given her before he died. She described it as being so small that it would fit in the palm of her tiny hand. It was the only thing she ever could remember getting from her Dad before he died and Oh how she wished she still
had it. She had lost it in Goodland as a child growing up.
In the summer of 1965, my oldest brother drove my Mother to Kansas to search the Cemetery. My older sister went also. They searched the Cemetery, but found nothing. Then they visited the farm where mother lived as a child. Everything was gone, the out buildings, sheds and even the old house were all gone. The only thing that remained was a huge tree that stood alone in a large wheat field. My brother climbed the tree to scan the landscape and take pictures of what was left of the old homestead. As he was climbing and gripping the branches, he noticed something in the notch of the tree limbs that was stuck in the notch. And yes, it was the little ceramic doll that Isaac had given my Mother when she was but 3 years old.
My Mothers journey to find her Father never ended there. There were no computers at that time and phone service was not brought in till the late 60's, so all correspondence had to be in letter form. All researching was done for that all mighty dollar. Mother & Dad, with 11 children to raise, found it difficult to put aside a few extra dollars to send researchers. What was considered extra was but few and far between. Bless Mothers heart, she never gave up.
In Nov of 1984, I was living in Tacoma, Washington, where I received the news to return home. My Mother was very sick and not likely to get better. I left immediately, leaving my 2 older boys, who were in school, with my husband. I took the youngest child and went home to Montana. My husband and 2 older boys would join me 4 days later and we would all return home together. I visited Mother everyday and on one of those visits, I made the promise that all that searching would not be in vain. I promised that I would carry on the search & if I found Isaac Newton Goings, I was to put a headstone to mark his grave.
On the 3rd day there, Mother had a good turn and they released her from the hospital in Missoula and I
drove her home located 8 to 10 miles east of Ronan. Four hours later, a brother, who lives in Polson, Montana,
had received a call from the Missoula hospital that they had test results back and that he had to pick up Mother
and return her to the hospital at once. My Father was legally blind and so other family members did all the
My Mother cried, got up from the table, went to the bedroom to change clothes and returned. In her hand
was a key to her trunk which she handed to Dad. When he asked her what the key was for, her only reply while
holding back the tears was "I'm not coming home." The few of us that sat around the table were totally paralyzed by her tearful words. Next, she moved to her precious mementos and removed the little ceramic doll that her father had given her as a child so many years before. With shaking hands, she handed it to me, squeezed my hand around it and spoke so softly, "IN KEEPING A PROMISE -I want you to take care of my dollie." She cried and hugged everyone for the last time and it is true, She never came home. Three days later she passed away.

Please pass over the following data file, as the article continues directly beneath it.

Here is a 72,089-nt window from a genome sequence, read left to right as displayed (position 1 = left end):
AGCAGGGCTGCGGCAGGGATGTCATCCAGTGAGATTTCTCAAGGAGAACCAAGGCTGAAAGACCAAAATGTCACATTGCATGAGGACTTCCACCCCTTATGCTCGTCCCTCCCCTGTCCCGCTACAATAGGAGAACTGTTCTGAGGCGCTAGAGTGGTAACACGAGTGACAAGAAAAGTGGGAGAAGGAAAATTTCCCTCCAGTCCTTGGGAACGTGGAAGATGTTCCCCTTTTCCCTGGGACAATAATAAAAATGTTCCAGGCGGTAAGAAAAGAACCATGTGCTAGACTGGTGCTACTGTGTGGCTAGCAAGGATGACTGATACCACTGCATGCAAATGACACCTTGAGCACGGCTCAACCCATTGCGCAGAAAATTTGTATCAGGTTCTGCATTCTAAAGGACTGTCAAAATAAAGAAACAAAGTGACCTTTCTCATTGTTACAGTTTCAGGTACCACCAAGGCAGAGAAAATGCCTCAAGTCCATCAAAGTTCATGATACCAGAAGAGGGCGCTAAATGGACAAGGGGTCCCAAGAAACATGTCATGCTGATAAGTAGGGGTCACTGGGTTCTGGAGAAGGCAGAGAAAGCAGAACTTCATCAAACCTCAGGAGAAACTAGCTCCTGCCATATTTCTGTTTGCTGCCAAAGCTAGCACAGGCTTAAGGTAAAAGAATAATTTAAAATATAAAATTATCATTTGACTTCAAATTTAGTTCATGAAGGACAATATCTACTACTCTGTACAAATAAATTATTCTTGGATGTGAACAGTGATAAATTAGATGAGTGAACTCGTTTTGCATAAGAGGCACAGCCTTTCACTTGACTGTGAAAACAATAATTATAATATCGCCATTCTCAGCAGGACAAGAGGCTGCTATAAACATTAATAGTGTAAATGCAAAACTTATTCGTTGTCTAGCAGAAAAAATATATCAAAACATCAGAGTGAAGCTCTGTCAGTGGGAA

The little ceramic doll became my inspiration to continue the plight to find Isaac Newton Goings. Days turned
into months and the months into years. I spent 27 years & 8 months searching for the buried spot of my Grandfather, Isaac Newton Goings. Then I found this web site on
the net called Find-a-Grave and 24 days after posting Isaac Newton Goings, Larry & Sherry Wilkerson from
Kanorado, Kansas step into the picture. They did all the foot work and research for me in Goodland, Kansas.
Beyond just trying to take a picture of a headstone that didn't exist, they, after only 3 1/2 weeks had found Isaac Newton Goings grave site. They had found that which was LOST BUT NOT FORGOTTEN. And next to Issac's plot is a gravestone that says "Forrest Lot Sweet, born 17 April 1920, died 19 Sept 1920. This was the little sister that my Mother remembered.
The Headstone for my grandfather, Isaac Newton Goings, and the little ceramic doll are starting their journey from Tacoma, Wa. on Monday August 4th, 2008, to their home in Goodland, Kansas 2,600 miles away to be placed over my
Grandfather's final resting spot of eternal sleep, 93 years after his death.
The following poem was written in 1906 by Walter Butler Palmer. I thought it fitting for my grandfather.
Your tombstone now, stands among the rest;
Neglected and alone.
The name and date are chiseled out
On polished, marbled stone.
It reaches out to all who care,
It is too late to mourn.
You did not know that I exist,
You died before I was born.
Yet each of us are cells of you,
in flesh, in blood, in bone.
Our blood connects and beets a pulse,
Entirely not our own.
Dear Grandfather, the place you filled
One hundred years ago.
Spreads out among the ones you left,
Who would have loved you so.
I wonder how you lived and loved,
I wonder if you knew,
That someday I would find this spot,
And come to visit you.
Lewis A Goings (1823 - 1890)
Elizabeth Ketterman Goings (1826 - 1881)
Inez Clara McCannon Dunn (1888 - 1962)
Ruby Melvina Goings Sullivan (1910 - 1985)*
Evalina Clementine Goings VanNess (1912 - 1984)*
Josie Amelia Goings Cotter (1913 - 1993)*
Justice Goings (1847 - 1850)*
Susanah Lapham (1850 - 1902)*
Mary Ann Goings Garner (1852 - 1934)*
William Lewis Goings (1855 - 1928)*
Isaac Newton Goings (1860 - 1915)
Edward Charles Goings (1863 - 1938)*
Sarah E Goings (1864 - 1880)*
John W Goings (1868 - 1883)*
Created by: Gal Clark
Record added: Jun 28, 2008
Find A Grave Memorial# 27895117